Getting Started with Baby Sign Language

baby sign language

Have you ever wished your baby could hurry up and talk, so you knew what they wanted? Baby sign language can help facilitate communication before spoken language is acquired. While it has aspects similar to American Sign Language, baby sign language is taught with speech – it is not meant to take the place of speech, and does not interfere with language acquisition.

Basic baby sign language often contains signs for people/family, eating and drinking signs, and state of being signs (dirty diaper, too hot or cold, upset, etc). Once they get the hang of it, you’re free to add as many as you’d like!

Baby sign language can actually decrease frustration, since babies can now let their parents know what they want. Infants who begin being regularly exposed to baby sign language around 6 to 7 months can usually use the signs by 8 or 9 months. It’s also said to improve confidence and self-esteem, likely because they feel more effective. Long-term benefits can include a larger speaking vocabulary, earlier reading ability, and better grades in school. Improved communication can also make for a closer bond between you and baby, making you feel more confident about your parenting skills and reducing stress.

How to Start
Many babies start with the sign for “more.” In the beginning, choose one or two signs that you will use regularly. Once your baby masters those, you can move on to a couple more signs. Here are some of the most common signs. If you start with “more,” every time you say the word, like during feeding, also sign it. Repeat it multiple times, and emphasize the word while making the sign clearly. Babies learn at their own pace, so don’t get discouraged if it takes several weeks.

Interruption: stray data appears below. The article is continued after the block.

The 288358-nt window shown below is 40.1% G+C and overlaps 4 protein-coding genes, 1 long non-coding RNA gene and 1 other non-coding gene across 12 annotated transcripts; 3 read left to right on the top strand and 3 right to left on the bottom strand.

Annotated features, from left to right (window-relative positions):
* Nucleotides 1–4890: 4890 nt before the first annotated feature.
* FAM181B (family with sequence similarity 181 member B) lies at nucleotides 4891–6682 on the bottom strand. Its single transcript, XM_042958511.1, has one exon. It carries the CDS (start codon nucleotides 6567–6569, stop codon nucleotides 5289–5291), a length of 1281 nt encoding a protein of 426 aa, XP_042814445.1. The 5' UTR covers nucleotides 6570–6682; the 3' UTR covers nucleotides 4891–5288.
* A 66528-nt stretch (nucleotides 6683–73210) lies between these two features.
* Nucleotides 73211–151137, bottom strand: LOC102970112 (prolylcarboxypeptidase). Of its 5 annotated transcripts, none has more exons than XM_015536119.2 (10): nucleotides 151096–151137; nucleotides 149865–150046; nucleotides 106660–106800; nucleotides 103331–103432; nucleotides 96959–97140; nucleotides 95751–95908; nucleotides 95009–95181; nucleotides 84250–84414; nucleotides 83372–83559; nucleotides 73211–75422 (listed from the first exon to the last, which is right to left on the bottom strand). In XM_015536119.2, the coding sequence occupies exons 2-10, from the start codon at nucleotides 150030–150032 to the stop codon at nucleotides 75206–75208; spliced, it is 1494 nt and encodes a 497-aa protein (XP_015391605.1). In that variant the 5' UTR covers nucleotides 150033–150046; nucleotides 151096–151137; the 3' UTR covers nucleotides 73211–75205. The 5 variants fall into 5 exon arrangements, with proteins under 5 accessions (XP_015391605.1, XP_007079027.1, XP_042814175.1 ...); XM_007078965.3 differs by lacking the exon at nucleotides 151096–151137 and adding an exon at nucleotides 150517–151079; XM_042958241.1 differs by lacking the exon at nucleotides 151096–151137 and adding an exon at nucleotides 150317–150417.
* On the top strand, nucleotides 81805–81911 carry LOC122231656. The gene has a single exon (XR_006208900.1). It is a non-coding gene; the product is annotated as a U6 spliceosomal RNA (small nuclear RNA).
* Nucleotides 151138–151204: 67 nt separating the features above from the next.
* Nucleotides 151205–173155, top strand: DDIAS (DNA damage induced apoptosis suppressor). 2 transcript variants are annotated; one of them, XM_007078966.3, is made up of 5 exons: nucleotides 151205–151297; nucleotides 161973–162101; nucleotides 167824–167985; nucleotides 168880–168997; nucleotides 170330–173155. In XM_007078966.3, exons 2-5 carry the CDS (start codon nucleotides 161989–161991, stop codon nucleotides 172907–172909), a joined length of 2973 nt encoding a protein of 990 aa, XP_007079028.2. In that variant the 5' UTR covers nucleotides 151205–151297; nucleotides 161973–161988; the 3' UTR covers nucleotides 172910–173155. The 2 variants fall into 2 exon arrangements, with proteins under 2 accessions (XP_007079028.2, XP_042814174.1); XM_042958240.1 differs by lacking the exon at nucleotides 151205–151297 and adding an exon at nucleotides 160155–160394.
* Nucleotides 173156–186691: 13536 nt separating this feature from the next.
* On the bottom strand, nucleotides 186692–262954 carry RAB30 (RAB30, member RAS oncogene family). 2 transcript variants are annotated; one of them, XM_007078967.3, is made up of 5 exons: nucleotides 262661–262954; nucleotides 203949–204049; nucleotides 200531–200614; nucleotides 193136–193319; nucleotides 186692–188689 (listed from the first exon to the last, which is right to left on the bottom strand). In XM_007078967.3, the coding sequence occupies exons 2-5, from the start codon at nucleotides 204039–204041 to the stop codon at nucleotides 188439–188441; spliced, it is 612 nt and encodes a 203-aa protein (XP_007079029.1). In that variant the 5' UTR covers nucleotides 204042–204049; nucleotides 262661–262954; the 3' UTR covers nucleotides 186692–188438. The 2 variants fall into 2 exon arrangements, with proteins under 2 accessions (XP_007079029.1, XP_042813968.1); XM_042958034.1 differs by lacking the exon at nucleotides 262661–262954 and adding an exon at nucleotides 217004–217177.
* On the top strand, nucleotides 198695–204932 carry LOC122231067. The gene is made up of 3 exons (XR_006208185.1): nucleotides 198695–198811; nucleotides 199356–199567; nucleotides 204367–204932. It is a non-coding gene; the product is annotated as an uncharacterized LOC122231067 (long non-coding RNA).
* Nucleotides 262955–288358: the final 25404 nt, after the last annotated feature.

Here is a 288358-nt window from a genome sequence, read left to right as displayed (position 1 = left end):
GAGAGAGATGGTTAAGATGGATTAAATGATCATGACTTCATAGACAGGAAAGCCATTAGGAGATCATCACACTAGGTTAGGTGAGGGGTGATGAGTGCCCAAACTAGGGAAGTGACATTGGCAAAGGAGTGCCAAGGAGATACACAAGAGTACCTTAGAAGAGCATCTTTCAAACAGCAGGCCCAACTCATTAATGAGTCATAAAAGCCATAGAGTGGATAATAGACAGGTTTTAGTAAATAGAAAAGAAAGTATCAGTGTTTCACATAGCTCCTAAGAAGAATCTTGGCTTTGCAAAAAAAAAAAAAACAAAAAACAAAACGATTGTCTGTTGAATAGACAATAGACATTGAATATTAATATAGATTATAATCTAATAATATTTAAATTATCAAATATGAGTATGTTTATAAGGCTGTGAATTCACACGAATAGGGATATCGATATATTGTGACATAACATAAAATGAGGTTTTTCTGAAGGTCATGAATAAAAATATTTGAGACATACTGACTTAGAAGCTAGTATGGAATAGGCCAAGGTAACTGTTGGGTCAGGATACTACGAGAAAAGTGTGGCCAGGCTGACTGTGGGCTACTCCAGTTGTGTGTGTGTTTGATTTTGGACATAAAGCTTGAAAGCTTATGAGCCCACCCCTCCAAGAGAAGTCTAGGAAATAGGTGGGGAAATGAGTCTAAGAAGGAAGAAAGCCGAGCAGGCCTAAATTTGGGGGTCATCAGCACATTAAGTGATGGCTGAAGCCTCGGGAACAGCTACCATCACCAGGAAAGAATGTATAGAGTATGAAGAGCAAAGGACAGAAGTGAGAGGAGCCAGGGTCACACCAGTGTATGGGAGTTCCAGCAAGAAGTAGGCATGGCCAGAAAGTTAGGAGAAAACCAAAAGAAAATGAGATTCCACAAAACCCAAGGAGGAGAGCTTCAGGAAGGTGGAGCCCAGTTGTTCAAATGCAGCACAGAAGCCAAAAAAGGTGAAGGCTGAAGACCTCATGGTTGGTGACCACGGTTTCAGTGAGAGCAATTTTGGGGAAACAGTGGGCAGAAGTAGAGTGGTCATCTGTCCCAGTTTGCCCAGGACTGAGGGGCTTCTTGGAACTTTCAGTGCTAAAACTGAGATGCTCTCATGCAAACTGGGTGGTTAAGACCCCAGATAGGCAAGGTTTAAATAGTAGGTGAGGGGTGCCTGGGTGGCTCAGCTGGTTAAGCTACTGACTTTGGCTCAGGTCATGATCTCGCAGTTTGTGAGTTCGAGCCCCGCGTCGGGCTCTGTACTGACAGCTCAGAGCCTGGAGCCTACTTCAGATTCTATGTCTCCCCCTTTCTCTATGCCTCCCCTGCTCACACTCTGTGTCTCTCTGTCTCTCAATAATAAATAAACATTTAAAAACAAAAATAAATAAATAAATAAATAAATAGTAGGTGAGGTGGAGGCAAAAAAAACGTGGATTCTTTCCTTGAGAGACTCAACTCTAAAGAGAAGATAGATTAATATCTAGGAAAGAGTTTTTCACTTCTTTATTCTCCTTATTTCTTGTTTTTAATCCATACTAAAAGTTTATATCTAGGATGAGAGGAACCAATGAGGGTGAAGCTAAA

You don’t need any fancy kit, video, or cards to sign with your baby. You can even  make your own signs for things that you use or do in your daily activities – just use them consistently. Sometimes babies will make their own sign for something, and that’s fine, too – again, consistency is the key.

If you’re interested in books on baby signing, here are some books for baby that you can read with them:

Baby Signs: A Baby-Sized Introduction to Speaking

My First Signs

Books for Parents and Caregivers:

Sign With Your Baby: How to Communicate with Infants Before They Can Speak

Teach Your Baby to Sign: An Illustrated Guide to Simple Sign Language for Babies

Do you use baby sign language? What was your experience with it?

 

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